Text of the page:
Shallow marine ostracod ecology

Leader: Margaret Morley

Ostracoda are microscopic crustacea (sometimes called water-fleas) that mostly live in water and are characterised by the possession of calcified, bivalved shells that when they die are commonly buried by sediment and preserved as fossils. The goal of this programme, involving Margaret Morley and Bruce Hayward, is to document the biodiversity and ecological distribution of the shallow marine and estuarine Ostracoda of New Zealand, particularly the northern North Island. This is a much neglected field of study in New Zealand. The underlying reason for these studies is to be able to use them to help interpret paleoenvironmental changes that have occurred in the coastal marine environment around New Zealand during the Holocene (e.g. human impacts, earthquake displacements, sea-level changes). We have also used of ostracods to compliment foraminifera in some of these human impact and earthquake displacement studies.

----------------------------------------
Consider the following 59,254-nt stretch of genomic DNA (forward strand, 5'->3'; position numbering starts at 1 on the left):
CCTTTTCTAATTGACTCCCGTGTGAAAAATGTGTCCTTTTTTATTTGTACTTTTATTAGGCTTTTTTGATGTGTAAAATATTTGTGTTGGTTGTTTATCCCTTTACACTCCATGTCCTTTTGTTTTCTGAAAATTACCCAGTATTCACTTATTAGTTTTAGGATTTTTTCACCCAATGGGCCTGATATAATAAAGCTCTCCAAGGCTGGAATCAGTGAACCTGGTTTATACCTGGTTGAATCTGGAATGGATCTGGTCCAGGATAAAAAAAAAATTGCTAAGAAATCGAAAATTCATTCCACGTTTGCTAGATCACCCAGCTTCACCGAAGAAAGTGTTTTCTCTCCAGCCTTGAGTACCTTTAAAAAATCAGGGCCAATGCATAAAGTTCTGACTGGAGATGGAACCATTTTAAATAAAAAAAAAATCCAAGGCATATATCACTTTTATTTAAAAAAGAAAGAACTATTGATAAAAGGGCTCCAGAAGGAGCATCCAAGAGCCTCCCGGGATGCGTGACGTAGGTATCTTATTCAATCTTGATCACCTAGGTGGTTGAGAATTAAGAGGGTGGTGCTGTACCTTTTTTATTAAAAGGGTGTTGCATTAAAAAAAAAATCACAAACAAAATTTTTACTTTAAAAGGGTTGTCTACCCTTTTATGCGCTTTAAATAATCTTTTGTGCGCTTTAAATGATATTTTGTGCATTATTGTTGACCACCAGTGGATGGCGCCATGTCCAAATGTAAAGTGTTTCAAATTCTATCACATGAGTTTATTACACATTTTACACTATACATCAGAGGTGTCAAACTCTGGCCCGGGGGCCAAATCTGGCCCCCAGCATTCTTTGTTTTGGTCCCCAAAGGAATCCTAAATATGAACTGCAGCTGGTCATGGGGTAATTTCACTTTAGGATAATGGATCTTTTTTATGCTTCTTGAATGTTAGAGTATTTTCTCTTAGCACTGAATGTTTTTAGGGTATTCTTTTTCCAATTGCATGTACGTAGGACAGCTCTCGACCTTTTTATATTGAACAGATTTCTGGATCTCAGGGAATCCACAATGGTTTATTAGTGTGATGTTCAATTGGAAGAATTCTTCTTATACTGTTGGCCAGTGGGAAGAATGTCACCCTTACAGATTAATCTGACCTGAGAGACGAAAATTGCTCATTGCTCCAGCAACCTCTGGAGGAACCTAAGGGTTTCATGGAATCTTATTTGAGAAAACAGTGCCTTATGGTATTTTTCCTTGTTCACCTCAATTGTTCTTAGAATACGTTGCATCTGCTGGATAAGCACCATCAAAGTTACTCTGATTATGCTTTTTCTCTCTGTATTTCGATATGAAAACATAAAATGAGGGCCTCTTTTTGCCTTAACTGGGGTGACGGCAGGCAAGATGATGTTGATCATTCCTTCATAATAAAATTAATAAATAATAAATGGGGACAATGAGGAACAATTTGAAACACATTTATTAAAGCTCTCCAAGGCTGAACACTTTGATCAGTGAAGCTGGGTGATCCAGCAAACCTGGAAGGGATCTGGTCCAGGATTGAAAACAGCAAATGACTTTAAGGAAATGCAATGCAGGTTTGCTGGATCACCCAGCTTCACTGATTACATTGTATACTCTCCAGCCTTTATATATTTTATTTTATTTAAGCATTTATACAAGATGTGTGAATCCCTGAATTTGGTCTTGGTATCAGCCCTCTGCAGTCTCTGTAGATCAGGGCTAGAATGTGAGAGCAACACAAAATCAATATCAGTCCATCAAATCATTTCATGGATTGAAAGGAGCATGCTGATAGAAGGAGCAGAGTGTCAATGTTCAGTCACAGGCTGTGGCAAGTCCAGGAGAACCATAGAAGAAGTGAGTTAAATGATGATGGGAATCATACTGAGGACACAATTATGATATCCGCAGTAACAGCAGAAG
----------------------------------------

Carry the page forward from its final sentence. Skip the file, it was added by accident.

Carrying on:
Study areas:
a. Intertidal and shallow subtidal zonation, Whangapoua Harbour, Coromandel published, 2006.
b. Impact of increased freshwater runoff, Waitemata Harbour published, 2006.
c. Ecological distribution, Waitemata Harbour published, 2007.
d. Impact of introduced Asian date mussels and chord grass, Raglan Harbour, Firth of Thames, Tamaki Estuary, Mahurangi Harbour, Kaipara Harbour published, 2008.
e. Microfossil record of the Holocene breaching of Auckland maar craters - published, 2009.

f. Ostracod distribution in Big Lagoon, Marlborough and use in paleogeographic history published, 2010.
g. Elevational zonation of ostracods living among coralline-turf on Auckland rocky shores published, 2010.

h. Biodiversity and distribution of modern ostracods in the Hauraki Gulf Published, 2012.

i. Biodiversity and distribution of modern ostracods in Matai Bay, Northland Published, 2014.

j. Biodiversity and distribution of modern ostracods of the Cavalli Islands, Northland Underway, 2014-present.